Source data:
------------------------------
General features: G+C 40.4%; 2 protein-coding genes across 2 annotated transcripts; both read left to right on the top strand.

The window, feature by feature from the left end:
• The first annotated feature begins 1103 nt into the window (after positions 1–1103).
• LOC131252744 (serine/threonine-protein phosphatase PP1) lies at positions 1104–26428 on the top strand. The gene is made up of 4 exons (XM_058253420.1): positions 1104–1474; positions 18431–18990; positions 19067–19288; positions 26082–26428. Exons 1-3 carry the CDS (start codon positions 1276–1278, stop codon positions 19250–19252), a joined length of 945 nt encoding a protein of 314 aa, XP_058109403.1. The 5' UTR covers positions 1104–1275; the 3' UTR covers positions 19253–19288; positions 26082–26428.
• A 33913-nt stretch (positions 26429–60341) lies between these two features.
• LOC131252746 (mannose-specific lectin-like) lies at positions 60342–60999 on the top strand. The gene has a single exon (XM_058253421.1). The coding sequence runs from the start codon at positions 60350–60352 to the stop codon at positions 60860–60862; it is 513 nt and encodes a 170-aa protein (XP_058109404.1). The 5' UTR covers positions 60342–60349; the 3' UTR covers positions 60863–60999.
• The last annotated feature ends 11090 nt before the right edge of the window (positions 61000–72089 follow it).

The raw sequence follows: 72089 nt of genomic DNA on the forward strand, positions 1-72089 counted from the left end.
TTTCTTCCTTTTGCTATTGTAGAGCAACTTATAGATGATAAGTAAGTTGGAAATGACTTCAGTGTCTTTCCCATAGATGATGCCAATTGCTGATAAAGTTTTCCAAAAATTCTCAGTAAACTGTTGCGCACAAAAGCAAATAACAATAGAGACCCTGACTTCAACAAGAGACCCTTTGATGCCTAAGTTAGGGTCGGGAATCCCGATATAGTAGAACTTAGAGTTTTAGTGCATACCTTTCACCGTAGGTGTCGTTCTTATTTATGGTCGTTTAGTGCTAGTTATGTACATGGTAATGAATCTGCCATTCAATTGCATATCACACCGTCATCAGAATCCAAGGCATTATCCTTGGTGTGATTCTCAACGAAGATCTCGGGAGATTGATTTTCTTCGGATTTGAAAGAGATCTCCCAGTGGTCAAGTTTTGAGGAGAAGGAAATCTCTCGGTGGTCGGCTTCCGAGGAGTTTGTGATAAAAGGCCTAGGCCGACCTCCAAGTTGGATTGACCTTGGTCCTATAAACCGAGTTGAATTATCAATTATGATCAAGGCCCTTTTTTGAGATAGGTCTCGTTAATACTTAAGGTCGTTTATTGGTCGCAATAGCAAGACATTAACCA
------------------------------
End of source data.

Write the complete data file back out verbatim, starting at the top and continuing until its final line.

General features: G+C 40.4%; 2 protein-coding genes across 2 annotated transcripts; both read left to right on the top strand.

The window, feature by feature from the left end:
• The first annotated feature begins 1103 nt into the window (after positions 1–1103).
• LOC131252744 (serine/threonine-protein phosphatase PP1) lies at positions 1104–26428 on the top strand. The gene is made up of 4 exons (XM_058253420.1): positions 1104–1474; positions 18431–18990; positions 19067–19288; positions 26082–26428. Exons 1-3 carry the CDS (start codon positions 1276–1278, stop codon positions 19250–19252), a joined length of 945 nt encoding a protein of 314 aa, XP_058109403.1. The 5' UTR covers positions 1104–1275; the 3' UTR covers positions 19253–19288; positions 26082–26428.
• A 33913-nt stretch (positions 26429–60341) lies between these two features.
• LOC131252746 (mannose-specific lectin-like) lies at positions 60342–60999 on the top strand. The gene has a single exon (XM_058253421.1). The coding sequence runs from the start codon at positions 60350–60352 to the stop codon at positions 60860–60862; it is 513 nt and encodes a 170-aa protein (XP_058109404.1). The 5' UTR covers positions 60342–60349; the 3' UTR covers positions 60863–60999.
• The last annotated feature ends 11090 nt before the right edge of the window (positions 61000–72089 follow it).

The raw sequence follows: 72089 nt of genomic DNA on the forward strand, positions 1-72089 counted from the left end.
TTTCTTCCTTTTGCTATTGTAGAGCAACTTATAGATGATAAGTAAGTTGGAAATGACTTCAGTGTCTTTCCCATAGATGATGCCAATTGCTGATAAAGTTTTCCAAAAATTCTCAGTAAACTGTTGCGCACAAAAGCAAATAACAATAGAGACCCTGACTTCAACAAGAGACCCTTTGATGCCTAAGTTAGGGTCGGGAATCCCGATATAGTAGAACTTAGAGTTTTAGTGCATACCTTTCACCGTAGGTGTCGTTCTTATTTATGGTCGTTTAGTGCTAGTTATGTACATGGTAATGAATCTGCCATTCAATTGCATATCACACCGTCATCAGAATCCAAGGCATTATCCTTGGTGTGATTCTCAACGAAGATCTCGGGAGATTGATTTTCTTCGGATTTGAAAGAGATCTCCCAGTGGTCAAGTTTTGAGGAGAAGGAAATCTCTCGGTGGTCGGCTTCCGAGGAGTTTGTGATAAAAGGCCTAGGCCGACCTCCAAGTTGGATTGACCTTGGTCCTATAAACCGAGTTGAATTATCAATTATGATCAAGGCCCTTTTTTGAGATAGGTCTCGTTAATACTTAAGGTCGTTTATTGGTCGCAATAGCAAGACATTAACCA